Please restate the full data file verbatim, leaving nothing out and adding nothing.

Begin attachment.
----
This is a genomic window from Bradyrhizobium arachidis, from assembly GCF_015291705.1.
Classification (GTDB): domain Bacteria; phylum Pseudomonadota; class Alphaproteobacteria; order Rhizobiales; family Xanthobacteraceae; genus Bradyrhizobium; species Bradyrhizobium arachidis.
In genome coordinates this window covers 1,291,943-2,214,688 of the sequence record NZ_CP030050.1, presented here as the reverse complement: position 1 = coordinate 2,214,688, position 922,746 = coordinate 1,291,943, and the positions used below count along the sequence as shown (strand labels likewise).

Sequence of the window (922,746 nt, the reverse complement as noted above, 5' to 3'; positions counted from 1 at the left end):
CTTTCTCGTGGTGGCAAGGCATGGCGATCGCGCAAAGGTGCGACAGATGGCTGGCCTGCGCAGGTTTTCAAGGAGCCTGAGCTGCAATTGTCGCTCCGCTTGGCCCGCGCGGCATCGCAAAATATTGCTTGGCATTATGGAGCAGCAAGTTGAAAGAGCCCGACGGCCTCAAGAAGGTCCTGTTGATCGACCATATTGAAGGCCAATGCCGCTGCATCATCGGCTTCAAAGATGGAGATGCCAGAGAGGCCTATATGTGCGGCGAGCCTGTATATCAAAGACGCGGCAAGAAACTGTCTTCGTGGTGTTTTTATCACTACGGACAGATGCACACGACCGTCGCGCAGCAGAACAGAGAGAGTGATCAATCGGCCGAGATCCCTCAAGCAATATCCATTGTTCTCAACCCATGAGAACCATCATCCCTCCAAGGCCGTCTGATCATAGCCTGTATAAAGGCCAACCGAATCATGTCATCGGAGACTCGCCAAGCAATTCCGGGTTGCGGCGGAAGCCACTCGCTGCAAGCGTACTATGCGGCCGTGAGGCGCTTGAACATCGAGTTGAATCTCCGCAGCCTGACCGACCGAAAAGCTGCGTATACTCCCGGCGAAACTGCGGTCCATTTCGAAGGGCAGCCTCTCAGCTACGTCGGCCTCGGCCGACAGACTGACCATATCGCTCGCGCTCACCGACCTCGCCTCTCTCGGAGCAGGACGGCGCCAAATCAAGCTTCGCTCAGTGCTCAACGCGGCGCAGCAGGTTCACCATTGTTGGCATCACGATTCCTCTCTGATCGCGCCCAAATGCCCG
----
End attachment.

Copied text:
This is a genomic window from Bradyrhizobium arachidis, from assembly GCF_015291705.1.
Classification (GTDB): domain Bacteria; phylum Pseudomonadota; class Alphaproteobacteria; order Rhizobiales; family Xanthobacteraceae; genus Bradyrhizobium; species Bradyrhizobium arachidis.
In genome coordinates this window covers 1,291,943-2,214,688 of the sequence record NZ_CP030050.1, presented here as the reverse complement: position 1 = coordinate 2,214,688, position 922,746 = coordinate 1,291,943, and the positions used below count along the sequence as shown (strand labels likewise).

Sequence of the window (922,746 nt, the reverse complement as noted above, 5' to 3'; positions counted from 1 at the left end):
CTTTCTCGTGGTGGCAAGGCATGGCGATCGCGCAAAGGTGCGACAGATGGCTGGCCTGCGCAGGTTTTCAAGGAGCCTGAGCTGCAATTGTCGCTCCGCTTGGCCCGCGCGGCATCGCAAAATATTGCTTGGCATTATGGAGCAGCAAGTTGAAAGAGCCCGACGGCCTCAAGAAGGTCCTGTTGATCGACCATATTGAAGGCCAATGCCGCTGCATCATCGGCTTCAAAGATGGAGATGCCAGAGAGGCCTATATGTGCGGCGAGCCTGTATATCAAAGACGCGGCAAGAAACTGTCTTCGTGGTGTTTTTATCACTACGGACAGATGCACACGACCGTCGCGCAGCAGAACAGAGAGAGTGATCAATCGGCCGAGATCCCTCAAGCAATATCCATTGTTCTCAACCCATGAGAACCATCATCCCTCCAAGGCCGTCTGATCATAGCCTGTATAAAGGCCAACCGAATCATGTCATCGGAGACTCGCCAAGCAATTCCGGGTTGCGGCGGAAGCCACTCGCTGCAAGCGTACTATGCGGCCGTGAGGCGCTTGAACATCGAGTTGAATCTCCGCAGCCTGACCGACCGAAAAGCTGCGTATACTCCCGGCGAAACTGCGGTCCATTTCGAAGGGCAGCCTCTCAGCTACGTCGGCCTCGGCCGACAGACTGACCATATCGCTCGCGCTCACCGACCTCGCCTCTCTCGGAGCAGGACGGCGCCAAATCAAGCTTCGCTCAGTGCTCAACGCGGCGCAGCAGGTTCACCATTGTTGGCATCACGATTCCTCTCTGATCGCGCCCAAATGCCCG